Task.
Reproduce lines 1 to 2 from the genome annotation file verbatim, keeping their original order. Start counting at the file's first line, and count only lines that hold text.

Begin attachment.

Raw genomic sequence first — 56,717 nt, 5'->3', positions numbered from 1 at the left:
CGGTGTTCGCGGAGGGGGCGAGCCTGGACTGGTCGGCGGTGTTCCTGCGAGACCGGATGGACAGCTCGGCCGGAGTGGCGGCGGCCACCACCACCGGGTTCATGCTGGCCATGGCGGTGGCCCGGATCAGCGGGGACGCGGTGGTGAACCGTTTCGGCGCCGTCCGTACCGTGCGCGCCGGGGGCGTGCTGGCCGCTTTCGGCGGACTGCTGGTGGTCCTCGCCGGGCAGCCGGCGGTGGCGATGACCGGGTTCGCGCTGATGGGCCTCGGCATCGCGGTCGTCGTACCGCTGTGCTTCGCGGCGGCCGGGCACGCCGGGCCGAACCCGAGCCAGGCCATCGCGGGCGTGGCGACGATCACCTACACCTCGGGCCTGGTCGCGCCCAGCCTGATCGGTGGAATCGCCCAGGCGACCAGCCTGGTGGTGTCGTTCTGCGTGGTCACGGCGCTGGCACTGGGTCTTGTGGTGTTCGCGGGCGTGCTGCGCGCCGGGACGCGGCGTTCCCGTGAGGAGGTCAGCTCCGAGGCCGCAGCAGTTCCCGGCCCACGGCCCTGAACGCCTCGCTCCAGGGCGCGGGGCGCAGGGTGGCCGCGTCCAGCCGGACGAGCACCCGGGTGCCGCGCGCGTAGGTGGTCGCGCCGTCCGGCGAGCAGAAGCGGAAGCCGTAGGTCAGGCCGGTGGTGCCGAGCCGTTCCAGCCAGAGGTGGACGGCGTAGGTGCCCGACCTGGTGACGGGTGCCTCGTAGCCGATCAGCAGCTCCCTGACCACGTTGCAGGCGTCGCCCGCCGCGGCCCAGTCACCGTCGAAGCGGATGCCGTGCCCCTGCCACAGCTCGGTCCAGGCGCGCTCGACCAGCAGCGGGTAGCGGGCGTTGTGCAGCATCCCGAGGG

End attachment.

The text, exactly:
Raw genomic sequence first — 56,717 nt, 5'->3', positions numbered from 1 at the left:
CGGTGTTCGCGGAGGGGGCGAGCCTGGACTGGTCGGCGGTGTTCCTGCGAGACCGGATGGACAGCTCGGCCGGAGTGGCGGCGGCCACCACCACCGGGTTCATGCTGGCCATGGCGGTGGCCCGGATCAGCGGGGACGCGGTGGTGAACCGTTTCGGCGCCGTCCGTACCGTGCGCGCCGGGGGCGTGCTGGCCGCTTTCGGCGGACTGCTGGTGGTCCTCGCCGGGCAGCCGGCGGTGGCGATGACCGGGTTCGCGCTGATGGGCCTCGGCATCGCGGTCGTCGTACCGCTGTGCTTCGCGGCGGCCGGGCACGCCGGGCCGAACCCGAGCCAGGCCATCGCGGGCGTGGCGACGATCACCTACACCTCGGGCCTGGTCGCGCCCAGCCTGATCGGTGGAATCGCCCAGGCGACCAGCCTGGTGGTGTCGTTCTGCGTGGTCACGGCGCTGGCACTGGGTCTTGTGGTGTTCGCGGGCGTGCTGCGCGCCGGGACGCGGCGTTCCCGTGAGGAGGTCAGCTCCGAGGCCGCAGCAGTTCCCGGCCCACGGCCCTGAACGCCTCGCTCCAGGGCGCGGGGCGCAGGGTGGCCGCGTCCAGCCGGACGAGCACCCGGGTGCCGCGCGCGTAGGTGGTCGCGCCGTCCGGCGAGCAGAAGCGGAAGCCGTAGGTCAGGCCGGTGGTGCCGAGCCGTTCCAGCCAGAGGTGGACGGCGTAGGTGCCCGACCTGGTGACGGGTGCCTCGTAGCCGATCAGCAGCTCCCTGACCACGTTGCAGGCGTCGCCCGCCGCGGCCCAGTCACCGTCGAAGCGGATGCCGTGCCCCTGCCACAGCTCGGTCCAGGCGCGCTCGACCAGCAGCGGGTAGCGGGCGTTGTGCAGCATCCCGAGGG